Previous methods have accomplished this by introducing viruses that inject extra copies of genes to produce a large number of proteins called master transcription factors. Unique to each cell type, these proteins bind to thousands of places in the genome, turning on that cell type’s particular gene network. This method, however, has some drawbacks.
“Rather than using a virus to permanently introduce new copies of existing genes, it would be desirable to provide a temporary signal that changes the cell type in a stable way,” said Black. “However, doing so in an efficient manner might require making very specific changes to the genetic program of the cell.”
In the new study, Black, Gersbach, and colleagues used CRISPR to precisely activate the three genes that naturally produce the master transcription factors that control the neuronal gene network, rather than having a virus introduce extra copies of those genes.
CRISPR is a modified version of a bacterial defense system that targets and slices apart the DNA of familiar invading viruses. In this case, however, the system has been tweaked so that no slicing is involved. Instead, the machinery that identifies specific stretches of DNA has been left intact, and it has been hitched to a gene activator.
The CRISPR system was administered to mouse fibroblasts in the laboratory. The tests showed that, once activated by CRISPR, the three neuronal master transcription factor genes robustly activated neuronal genes. This caused the fibroblasts to conduct electrical signals—a hallmark of neuronal cells. And even after the CRISPR activators went away, the cells retained their neuronal properties.
“When blasting cells with master transcription factors made by viruses, it’s possible to make cells that behave like neurons,” said Gersbach. “But if they truly have become autonomously functioning neurons, then they shouldn’t require the continuous presence of that external stimulus.”
The experiments showed that the new CRISPR technique produced neuronal cells with an epigenetic program at the target genes matching the neuronal markings naturally found in mouse brain tissue.
“The method that introduces extra genetic copies with the virus produces a lot of the transcription factors, but very little is being made from the native copies of these genes,” explained Black. “In contrast, the CRISPR approach isn’t making as many transcription factors overall, but they’re all being produced from the normal chromosomal position, which is a powerful difference since they are stably activated. We’re flipping the epigenetic switch to convert cell types rather than driving them to do so synthetically.”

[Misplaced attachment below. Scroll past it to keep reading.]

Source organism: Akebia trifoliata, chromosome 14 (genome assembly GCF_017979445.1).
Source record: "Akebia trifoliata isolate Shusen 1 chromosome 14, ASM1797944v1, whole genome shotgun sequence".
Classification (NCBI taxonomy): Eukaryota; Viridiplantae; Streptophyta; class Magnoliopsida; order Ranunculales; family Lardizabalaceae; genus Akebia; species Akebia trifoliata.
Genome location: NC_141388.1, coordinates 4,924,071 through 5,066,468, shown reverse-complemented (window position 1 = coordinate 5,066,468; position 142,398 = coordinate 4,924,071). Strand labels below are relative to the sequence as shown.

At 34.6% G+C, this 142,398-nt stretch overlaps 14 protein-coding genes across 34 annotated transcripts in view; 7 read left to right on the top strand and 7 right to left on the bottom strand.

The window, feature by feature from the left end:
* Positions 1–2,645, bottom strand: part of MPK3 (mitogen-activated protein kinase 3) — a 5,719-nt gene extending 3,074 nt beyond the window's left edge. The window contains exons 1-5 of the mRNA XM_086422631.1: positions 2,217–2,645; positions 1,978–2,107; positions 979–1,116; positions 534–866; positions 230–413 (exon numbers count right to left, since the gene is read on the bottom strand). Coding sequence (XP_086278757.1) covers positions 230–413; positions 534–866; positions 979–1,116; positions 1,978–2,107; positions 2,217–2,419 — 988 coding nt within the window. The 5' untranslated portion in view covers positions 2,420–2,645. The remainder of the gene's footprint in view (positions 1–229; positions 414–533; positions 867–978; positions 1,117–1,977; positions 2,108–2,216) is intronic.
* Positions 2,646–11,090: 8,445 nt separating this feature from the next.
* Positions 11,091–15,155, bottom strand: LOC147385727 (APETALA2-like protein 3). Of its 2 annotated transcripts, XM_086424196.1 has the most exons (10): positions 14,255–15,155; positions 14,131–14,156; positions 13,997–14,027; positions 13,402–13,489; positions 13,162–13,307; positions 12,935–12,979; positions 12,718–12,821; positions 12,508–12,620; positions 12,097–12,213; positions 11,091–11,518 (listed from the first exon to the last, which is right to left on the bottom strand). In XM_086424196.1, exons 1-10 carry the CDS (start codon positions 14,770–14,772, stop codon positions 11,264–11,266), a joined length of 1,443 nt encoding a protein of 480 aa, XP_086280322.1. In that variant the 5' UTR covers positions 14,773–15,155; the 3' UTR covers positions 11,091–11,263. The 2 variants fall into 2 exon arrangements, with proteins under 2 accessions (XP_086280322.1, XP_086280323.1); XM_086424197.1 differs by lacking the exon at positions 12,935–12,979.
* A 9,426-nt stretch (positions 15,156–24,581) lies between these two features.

The next steps, according to Black, are to extend the method to human cells, raise the efficiency of the technique and try to clear other epigenetic hurdles so that it could be applied to model particular diseases.
“In the future, you can imagine making neurons and implanting them in the brain to treat Parkinson’s disease or other neurodegenerative conditions,” said Gersbach. “But even if we don’t get that far, you can do a lot with these in the lab to help develop better therapies.”
Brain receptor acts as switch for OCD symptoms in mice
A single chemical receptor in the brain is responsible for a range of symptoms in mice that are reminiscent of obsessive-compulsive disorder (OCD), according to a Duke University study that appears online in the journal Biological Psychiatry.
The findings provide a new mechanistic understanding of OCD and other psychiatric disorders and suggest that they are highly amenable to treatment using a class of drugs that has already been investigated in clinical trials.
“These new findings are enormously hopeful for considering how to approach neurodevelopmental diseases and behavioral and thought disorders,” said the study’s senior investigator Nicole Calakos, M.D., Ph.D., an associate professor of neurology and neurobiology at the Duke University Medical Center.
OCD, which affects 3.3 million people in the United States, is an anxiety disorder that is characterized by intrusive, obsessive thoughts and repeated compulsive behaviors that collectively interfere with a person’s ability to function in daily life.